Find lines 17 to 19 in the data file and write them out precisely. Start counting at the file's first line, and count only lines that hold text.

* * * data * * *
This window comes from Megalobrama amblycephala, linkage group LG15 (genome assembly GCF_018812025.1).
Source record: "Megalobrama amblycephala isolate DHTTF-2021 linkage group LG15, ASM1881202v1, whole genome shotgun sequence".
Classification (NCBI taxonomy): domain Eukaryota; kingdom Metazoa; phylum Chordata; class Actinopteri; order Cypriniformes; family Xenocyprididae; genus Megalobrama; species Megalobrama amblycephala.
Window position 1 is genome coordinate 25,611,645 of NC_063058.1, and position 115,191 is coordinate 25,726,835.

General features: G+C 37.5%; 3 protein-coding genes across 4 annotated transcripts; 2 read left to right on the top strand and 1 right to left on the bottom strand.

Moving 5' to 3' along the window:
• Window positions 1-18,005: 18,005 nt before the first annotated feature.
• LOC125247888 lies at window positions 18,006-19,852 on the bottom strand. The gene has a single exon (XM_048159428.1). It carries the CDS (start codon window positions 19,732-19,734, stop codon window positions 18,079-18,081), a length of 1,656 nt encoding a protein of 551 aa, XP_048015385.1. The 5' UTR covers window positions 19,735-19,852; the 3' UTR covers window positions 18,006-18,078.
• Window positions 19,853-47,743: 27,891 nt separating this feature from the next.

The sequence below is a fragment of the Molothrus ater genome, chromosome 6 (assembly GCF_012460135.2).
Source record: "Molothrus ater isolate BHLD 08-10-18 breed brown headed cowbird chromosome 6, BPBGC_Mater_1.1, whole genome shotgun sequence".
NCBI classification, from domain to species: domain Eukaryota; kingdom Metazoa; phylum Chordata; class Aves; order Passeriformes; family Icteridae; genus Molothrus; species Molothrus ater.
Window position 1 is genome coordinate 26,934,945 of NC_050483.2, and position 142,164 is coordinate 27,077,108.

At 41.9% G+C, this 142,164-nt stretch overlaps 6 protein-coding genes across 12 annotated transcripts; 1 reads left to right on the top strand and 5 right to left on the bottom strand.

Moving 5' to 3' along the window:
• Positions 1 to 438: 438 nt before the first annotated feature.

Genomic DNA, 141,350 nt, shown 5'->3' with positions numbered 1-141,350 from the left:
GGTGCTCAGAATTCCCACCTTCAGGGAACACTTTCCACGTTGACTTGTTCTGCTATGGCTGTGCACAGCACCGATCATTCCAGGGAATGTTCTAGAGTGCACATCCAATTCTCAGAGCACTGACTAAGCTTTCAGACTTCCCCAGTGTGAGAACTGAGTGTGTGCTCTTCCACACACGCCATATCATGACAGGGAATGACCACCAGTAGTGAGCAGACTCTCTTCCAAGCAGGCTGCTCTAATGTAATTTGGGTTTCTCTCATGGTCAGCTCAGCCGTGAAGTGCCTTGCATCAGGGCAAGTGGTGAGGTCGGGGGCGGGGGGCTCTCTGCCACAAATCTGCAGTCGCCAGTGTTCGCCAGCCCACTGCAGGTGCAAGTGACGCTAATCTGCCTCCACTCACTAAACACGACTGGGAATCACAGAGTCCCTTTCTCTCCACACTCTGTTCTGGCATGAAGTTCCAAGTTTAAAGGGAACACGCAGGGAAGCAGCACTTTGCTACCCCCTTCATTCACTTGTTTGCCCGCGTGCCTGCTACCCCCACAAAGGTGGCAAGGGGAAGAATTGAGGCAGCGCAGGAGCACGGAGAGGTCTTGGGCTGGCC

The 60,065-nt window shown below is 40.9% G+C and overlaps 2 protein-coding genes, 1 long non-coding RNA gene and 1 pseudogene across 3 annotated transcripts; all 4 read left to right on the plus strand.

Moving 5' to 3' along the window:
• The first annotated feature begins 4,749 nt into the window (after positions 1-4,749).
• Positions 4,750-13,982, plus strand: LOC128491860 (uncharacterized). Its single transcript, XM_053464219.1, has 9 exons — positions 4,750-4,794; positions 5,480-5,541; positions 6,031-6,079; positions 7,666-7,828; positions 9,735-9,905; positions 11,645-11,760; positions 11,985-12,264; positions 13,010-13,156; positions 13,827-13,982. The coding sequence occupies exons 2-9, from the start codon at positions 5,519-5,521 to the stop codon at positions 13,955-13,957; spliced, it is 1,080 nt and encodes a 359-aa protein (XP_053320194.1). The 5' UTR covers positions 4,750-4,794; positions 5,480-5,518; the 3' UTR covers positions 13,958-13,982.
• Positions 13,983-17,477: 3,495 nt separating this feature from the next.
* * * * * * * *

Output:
Genomic DNA, 141,350 nt, shown 5'->3' with positions numbered 1-141,350 from the left:
GGTGCTCAGAATTCCCACCTTCAGGGAACACTTTCCACGTTGACTTGTTCTGCTATGGCTGTGCACAGCACCGATCATTCCAGGGAATGTTCTAGAGTGCACATCCAATTCTCAGAGCACTGACTAAGCTTTCAGACTTCCCCAGTGTGAGAACTGAGTGTGTGCTCTTCCACACACGCCATATCATGACAGGGAATGACCACCAGTAGTGAGCAGACTCTCTTCCAAGCAGGCTGCTCTAATGTAATTTGGGTTTCTCTCATGGTCAGCTCAGCCGTGAAGTGCCTTGCATCAGGGCAAGTGGTGAGGTCGGGGGCGGGGGGCTCTCTGCCACAAATCTGCAGTCGCCAGTGTTCGCCAGCCCACTGCAGGTGCAAGTGACGCTAATCTGCCTCCACTCACTAAACACGACTGGGAATCACAGAGTCCCTTTCTCTCCACACTCTGTTCTGGCATGAAGTTCCAAGTTTAAAGGGAACACGCAGGGAAGCAGCACTTTGCTACCCCCTTCATTCACTTGTTTGCCCGCGTGCCTGCTACCCCCACAAAGGTGGCAAGGGGAAGAATTGAGGCAGCGCAGGAGCACGGAGAGGTCTTGGGCTGGCC

The 60,065-nt window shown below is 40.9% G+C and overlaps 2 protein-coding genes, 1 long non-coding RNA gene and 1 pseudogene across 3 annotated transcripts; all 4 read left to right on the plus strand.